Tuesday 17 September 2019

Gillane: I drive myself mad trying to perfect things

Limerick Hurler Aaron Gillaneat the launch of the 2019 John West Féile at Croke Park. Photo: Sam Barnes/Sportsfile
Limerick Hurler Aaron Gillaneat the launch of the 2019 John West Féile at Croke Park. Photo: Sam Barnes/Sportsfile
Michael Verney

Michael Verney

If Aaron Gillane's reaction to watching back Limerick's comprehensive league final defeat of Waterford is anything to go by, any side meeting the Treaty should tread carefully.

Gillane was in sensational form, bagging 1-9 (1-5 from play), but it's his eight wides that he'll remember most and he was left "cringing" at the missed chances before immediately setting off with hurl in hand to rectify it.

"I was actually cringing watching it. I had eight wides and I was like, 'Jeez, how did he get man of the match in this?' Gillane said at the launch of the 2019 John West National Féile.

"But it was good because after every match you always have stuff to work on.

"So I watched it and threw on a pair of shorts and then went straight up to the field and hit a few shots.

"I'd drive myself mad trying to perfect things but it's good to have things to work on."


They say perfection is unattainable but Gillane's first-half goal that day was as close as you can get with his beautiful flicked effort bringing back memories of Jimmy Barry-Murphy's overhead strike in Cork's 1983 All-Ireland semi-final defeat of Galway.

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The Patrickswell ace concedes there were some aspects of a "fluke" to his, although his words are better regarded as modesty rather than truth.

"Noel Connors was out in front of me, I was like, 'Jeez, he has this now and he's going to break it down in front of him'. I was actually going to run out to the side first and then Tom (Morrissey) was slow lifting his head," Gillane recalled.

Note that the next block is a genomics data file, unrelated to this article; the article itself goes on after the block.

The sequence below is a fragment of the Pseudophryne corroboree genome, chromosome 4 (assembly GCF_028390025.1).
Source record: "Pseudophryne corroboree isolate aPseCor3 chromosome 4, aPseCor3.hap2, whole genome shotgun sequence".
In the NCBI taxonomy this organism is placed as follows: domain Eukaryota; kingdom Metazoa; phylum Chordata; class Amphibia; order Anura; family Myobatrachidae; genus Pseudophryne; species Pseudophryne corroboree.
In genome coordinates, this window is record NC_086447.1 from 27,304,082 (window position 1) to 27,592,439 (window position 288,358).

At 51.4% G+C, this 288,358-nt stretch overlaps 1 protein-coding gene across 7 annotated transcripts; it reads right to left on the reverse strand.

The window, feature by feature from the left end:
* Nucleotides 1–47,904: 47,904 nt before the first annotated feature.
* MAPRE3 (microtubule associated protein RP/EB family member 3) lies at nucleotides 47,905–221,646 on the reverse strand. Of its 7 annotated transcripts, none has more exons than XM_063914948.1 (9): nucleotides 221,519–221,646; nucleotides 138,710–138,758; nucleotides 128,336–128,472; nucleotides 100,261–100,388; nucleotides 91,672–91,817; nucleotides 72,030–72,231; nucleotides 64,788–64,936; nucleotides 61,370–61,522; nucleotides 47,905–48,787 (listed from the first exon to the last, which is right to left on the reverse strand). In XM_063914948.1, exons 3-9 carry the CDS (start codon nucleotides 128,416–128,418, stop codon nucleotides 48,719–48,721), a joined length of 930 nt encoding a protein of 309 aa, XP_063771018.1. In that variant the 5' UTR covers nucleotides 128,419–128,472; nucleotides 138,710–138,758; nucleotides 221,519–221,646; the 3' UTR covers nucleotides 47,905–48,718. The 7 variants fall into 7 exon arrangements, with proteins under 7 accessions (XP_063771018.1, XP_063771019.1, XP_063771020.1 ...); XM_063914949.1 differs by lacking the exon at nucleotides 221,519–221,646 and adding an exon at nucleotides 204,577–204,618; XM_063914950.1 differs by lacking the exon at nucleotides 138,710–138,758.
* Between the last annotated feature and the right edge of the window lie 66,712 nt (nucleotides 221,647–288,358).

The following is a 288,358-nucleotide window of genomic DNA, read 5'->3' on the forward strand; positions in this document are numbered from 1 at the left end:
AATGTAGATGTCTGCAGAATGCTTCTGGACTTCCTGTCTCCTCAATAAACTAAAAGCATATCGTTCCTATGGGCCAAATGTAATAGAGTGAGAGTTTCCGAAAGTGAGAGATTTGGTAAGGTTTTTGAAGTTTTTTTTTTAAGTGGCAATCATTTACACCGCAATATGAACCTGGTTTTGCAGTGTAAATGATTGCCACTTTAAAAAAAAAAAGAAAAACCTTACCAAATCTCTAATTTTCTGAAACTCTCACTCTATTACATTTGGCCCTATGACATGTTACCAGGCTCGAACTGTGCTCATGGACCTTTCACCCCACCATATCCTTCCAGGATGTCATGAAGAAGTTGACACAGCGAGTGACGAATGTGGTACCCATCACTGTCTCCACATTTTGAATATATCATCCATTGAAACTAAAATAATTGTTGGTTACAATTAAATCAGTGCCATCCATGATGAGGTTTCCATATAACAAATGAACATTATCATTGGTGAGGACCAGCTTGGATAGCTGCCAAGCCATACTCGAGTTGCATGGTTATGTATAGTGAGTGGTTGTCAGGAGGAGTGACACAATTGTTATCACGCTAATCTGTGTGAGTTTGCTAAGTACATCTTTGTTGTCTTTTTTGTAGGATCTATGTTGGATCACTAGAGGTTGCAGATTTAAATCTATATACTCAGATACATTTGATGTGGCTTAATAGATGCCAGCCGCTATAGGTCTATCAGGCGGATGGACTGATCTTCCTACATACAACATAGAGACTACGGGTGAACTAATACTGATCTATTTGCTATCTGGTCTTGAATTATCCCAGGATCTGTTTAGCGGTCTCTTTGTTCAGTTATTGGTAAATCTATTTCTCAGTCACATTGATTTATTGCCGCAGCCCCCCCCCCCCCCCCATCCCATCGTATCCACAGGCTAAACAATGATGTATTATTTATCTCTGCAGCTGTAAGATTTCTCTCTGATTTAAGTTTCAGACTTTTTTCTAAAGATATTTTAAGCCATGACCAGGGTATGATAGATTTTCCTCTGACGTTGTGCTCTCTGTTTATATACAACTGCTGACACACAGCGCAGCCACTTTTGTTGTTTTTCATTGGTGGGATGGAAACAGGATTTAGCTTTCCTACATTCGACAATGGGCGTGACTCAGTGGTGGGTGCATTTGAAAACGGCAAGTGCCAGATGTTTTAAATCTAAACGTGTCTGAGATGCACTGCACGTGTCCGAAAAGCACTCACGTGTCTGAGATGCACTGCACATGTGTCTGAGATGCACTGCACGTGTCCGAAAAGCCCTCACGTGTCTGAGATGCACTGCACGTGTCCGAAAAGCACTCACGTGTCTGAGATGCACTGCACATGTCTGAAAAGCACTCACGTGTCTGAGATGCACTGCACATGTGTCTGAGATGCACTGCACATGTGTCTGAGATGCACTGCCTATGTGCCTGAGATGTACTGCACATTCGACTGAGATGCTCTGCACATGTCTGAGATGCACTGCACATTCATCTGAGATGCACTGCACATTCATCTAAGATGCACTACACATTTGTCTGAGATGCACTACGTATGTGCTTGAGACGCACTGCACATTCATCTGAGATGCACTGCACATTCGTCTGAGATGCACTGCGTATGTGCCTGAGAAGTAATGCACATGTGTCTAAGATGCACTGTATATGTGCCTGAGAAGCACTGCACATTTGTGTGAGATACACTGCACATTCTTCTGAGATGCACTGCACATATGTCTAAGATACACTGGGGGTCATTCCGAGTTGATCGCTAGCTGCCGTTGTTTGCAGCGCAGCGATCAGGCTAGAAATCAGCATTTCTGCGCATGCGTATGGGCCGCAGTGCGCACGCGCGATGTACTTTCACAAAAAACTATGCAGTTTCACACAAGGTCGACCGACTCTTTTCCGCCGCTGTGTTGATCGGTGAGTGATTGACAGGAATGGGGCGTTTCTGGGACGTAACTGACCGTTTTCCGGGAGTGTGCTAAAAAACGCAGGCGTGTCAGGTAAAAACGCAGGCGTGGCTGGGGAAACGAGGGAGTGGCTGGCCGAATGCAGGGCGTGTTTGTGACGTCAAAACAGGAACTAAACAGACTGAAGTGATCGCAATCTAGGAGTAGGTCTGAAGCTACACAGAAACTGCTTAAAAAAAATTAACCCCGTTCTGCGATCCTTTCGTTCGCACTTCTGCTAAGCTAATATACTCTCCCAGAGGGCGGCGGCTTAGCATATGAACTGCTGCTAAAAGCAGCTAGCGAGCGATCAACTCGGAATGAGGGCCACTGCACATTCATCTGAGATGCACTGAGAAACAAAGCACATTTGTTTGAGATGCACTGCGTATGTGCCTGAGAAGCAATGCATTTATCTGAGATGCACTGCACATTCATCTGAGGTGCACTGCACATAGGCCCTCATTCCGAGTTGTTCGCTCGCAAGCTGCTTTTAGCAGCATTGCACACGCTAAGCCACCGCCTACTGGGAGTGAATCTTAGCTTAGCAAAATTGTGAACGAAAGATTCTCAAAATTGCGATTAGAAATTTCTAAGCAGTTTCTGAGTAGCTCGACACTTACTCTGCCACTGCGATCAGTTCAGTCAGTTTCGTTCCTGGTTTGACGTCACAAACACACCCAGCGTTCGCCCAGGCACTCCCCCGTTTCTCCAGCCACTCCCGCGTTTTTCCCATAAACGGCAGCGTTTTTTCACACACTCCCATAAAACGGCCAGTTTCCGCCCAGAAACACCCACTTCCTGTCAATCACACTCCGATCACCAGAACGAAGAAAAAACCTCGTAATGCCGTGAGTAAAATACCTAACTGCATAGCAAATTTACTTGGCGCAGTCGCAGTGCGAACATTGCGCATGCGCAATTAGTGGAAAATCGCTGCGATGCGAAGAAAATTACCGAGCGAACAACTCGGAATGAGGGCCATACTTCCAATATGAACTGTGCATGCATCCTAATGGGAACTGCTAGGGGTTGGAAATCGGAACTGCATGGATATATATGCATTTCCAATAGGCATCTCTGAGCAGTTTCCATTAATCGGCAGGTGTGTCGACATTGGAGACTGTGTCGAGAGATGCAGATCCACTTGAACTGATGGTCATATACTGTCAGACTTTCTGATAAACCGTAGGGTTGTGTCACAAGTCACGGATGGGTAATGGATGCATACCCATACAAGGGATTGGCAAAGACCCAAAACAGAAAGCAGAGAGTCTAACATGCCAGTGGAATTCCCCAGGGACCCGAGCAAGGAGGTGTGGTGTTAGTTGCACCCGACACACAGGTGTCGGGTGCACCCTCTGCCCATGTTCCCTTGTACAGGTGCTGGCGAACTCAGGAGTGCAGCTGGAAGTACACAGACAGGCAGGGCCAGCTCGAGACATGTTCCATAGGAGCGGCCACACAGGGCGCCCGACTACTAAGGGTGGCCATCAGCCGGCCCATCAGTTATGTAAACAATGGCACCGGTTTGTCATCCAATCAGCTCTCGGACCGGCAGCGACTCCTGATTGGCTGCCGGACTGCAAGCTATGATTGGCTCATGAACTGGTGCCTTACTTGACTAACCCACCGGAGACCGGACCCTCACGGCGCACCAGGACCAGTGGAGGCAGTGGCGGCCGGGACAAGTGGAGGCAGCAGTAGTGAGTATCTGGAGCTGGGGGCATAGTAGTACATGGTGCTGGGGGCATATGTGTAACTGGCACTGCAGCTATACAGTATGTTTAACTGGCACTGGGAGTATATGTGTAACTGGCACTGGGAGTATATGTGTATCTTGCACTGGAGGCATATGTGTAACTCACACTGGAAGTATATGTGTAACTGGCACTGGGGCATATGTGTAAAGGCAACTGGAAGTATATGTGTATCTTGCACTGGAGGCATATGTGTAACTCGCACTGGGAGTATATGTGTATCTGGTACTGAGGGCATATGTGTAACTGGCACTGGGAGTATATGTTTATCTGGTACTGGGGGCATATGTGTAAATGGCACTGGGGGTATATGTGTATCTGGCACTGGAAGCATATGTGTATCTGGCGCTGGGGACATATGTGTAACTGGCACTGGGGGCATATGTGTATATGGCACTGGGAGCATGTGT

"I don't know why he drilled the ball so hard either. It was all a fluke. He never hits the ball in like that, and Noel Connors is never going to miss the ball like that again either. It was just instinct and I was lucky I got a little touch on it."

Gillane's rise to become one of the game's most lethal attackers is all the more remarkable given that he was let go from the squad early on in John Kiely's first year in charge before being recalled a few months later.

"John Kiely called me in for the winter and I was wondering myself might people be raising eyebrows, that 'he couldn't start with the U-21s last year'.

"I went in, gave it a shot. Look, it didn't work out but John said, 'go away and play Fitzgibbon'.

"I'd one of two options, feel sorry for myself, or go away and put in a few good performances with Mary I.

"Thankfully I did that and a few weeks after I won the Fitzgibbon Cup, John brought me back in."

The confidence which Kiely has shown in him has been reciprocated with his performances on the pitch and the 23-year-old is keen for this young Treaty side to cement their own place in history.

"Even the build-up to the final last year, all the talk was about '73 (their last All-Ireland-winning team before 2018), it never affected our panel anyway. Maybe it was great for people to talk about it but we took no notice of it.

"Like I keep saying, '73, fair play to them, the team that got to the All-Ireland final in 2007, fair play to them like, but they've nothing to do with us.

"I know it sounds so bad like but we don't care about them. We want to create our own history. They have nothing to do with us."

Irish Independent

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